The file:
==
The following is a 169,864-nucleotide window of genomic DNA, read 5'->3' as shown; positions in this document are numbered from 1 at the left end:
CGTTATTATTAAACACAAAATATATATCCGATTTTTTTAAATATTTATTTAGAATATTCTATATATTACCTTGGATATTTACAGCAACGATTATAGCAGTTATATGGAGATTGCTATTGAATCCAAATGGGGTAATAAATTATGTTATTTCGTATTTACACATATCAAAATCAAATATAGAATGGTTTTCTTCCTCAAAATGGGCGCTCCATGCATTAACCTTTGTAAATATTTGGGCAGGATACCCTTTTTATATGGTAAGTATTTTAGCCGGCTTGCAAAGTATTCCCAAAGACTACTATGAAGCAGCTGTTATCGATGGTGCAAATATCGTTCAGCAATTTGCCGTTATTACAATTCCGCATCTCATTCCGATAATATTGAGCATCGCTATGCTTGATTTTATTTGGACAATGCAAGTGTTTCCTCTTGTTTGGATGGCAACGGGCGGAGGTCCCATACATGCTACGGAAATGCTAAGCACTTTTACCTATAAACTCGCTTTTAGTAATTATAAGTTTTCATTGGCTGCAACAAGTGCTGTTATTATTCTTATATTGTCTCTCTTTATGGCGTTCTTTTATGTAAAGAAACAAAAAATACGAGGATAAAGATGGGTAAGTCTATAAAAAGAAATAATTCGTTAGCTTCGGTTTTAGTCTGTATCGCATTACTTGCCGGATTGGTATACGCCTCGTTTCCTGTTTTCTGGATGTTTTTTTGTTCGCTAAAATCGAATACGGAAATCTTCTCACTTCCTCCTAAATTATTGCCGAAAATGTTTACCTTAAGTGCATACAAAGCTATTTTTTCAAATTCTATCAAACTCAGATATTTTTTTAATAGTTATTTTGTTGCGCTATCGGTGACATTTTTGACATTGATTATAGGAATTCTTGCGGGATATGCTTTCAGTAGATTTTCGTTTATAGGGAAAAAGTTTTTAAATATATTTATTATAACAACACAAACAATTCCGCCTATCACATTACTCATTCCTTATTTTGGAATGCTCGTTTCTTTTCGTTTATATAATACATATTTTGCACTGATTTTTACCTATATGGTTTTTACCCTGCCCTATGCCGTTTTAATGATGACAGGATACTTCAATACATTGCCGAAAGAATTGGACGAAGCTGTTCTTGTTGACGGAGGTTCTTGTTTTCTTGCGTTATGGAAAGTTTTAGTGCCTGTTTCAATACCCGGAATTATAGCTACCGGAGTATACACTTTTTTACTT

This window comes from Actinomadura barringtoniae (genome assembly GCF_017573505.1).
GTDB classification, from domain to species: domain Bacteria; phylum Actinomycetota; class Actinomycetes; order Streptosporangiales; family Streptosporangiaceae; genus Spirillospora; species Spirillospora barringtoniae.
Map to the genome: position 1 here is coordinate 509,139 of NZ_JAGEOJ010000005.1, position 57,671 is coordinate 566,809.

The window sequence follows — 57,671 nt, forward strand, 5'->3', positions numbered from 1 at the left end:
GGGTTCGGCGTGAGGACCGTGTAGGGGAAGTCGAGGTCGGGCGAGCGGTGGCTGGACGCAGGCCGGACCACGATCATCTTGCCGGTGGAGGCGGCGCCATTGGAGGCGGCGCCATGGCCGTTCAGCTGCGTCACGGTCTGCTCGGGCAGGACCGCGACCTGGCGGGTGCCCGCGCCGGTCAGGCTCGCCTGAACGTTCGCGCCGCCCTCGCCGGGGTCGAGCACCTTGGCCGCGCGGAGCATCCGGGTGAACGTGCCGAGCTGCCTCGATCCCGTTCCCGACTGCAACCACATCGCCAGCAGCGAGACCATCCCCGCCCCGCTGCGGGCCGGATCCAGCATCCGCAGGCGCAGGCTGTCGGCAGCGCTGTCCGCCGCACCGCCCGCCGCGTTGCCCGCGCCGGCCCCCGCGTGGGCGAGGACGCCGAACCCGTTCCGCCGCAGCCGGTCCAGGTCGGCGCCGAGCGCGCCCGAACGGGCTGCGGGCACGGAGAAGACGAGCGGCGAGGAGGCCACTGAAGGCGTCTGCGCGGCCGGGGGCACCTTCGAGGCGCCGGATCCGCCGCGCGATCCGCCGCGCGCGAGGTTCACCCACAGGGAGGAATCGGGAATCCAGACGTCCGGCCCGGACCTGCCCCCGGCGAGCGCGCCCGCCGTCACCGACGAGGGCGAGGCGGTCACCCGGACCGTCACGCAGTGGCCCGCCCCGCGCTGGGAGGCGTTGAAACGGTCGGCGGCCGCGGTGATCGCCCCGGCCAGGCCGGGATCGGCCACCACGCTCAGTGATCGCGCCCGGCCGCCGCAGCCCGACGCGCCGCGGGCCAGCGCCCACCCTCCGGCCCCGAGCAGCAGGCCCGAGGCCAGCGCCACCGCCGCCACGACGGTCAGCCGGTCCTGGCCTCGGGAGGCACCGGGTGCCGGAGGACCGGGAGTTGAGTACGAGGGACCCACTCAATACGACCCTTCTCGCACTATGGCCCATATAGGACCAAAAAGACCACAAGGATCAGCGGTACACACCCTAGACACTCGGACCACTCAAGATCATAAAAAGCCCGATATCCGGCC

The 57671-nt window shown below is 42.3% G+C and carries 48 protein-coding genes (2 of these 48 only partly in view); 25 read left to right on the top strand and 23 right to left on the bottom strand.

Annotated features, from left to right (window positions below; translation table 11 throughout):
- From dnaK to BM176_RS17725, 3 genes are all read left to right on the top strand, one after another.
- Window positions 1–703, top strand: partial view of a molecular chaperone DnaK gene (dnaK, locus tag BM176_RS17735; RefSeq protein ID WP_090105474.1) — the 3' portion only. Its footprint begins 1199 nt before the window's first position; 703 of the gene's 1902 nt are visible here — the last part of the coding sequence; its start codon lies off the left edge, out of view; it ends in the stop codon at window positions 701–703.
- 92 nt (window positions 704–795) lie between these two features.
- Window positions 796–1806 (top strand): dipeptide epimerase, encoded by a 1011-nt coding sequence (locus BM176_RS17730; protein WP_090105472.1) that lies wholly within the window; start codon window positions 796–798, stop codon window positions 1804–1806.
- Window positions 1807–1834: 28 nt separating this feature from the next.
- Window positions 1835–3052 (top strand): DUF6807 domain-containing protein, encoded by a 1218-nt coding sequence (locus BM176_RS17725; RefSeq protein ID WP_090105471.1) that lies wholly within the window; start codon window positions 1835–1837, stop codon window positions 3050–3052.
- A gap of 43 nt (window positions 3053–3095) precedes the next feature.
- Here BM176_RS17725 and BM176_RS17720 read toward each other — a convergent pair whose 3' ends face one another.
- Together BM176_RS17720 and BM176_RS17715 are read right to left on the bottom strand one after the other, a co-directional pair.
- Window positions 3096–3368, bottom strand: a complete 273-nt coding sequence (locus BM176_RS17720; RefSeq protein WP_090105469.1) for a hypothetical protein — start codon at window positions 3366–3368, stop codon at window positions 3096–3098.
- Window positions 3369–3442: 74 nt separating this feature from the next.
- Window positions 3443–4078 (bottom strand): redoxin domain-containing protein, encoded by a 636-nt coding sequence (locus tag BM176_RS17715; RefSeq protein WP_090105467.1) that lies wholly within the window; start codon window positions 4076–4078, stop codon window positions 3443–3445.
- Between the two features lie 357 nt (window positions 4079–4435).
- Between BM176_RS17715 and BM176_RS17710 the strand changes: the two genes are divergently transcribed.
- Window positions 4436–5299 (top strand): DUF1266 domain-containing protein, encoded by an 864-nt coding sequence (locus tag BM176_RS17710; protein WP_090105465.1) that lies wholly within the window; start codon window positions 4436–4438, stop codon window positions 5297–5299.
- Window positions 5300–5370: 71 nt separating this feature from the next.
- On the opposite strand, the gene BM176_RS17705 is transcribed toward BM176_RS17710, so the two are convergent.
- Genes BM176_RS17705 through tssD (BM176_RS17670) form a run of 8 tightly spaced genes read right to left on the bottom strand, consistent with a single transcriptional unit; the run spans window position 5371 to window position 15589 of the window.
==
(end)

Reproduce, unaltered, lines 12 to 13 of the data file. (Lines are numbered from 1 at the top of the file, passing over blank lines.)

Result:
- 92 nt (window positions 704–795) lie between these two features.
- Window positions 796–1806 (top strand): dipeptide epimerase, encoded by a 1011-nt coding sequence (locus BM176_RS17730; protein WP_090105472.1) that lies wholly within the window; start codon window positions 796–798, stop codon window positions 1804–1806.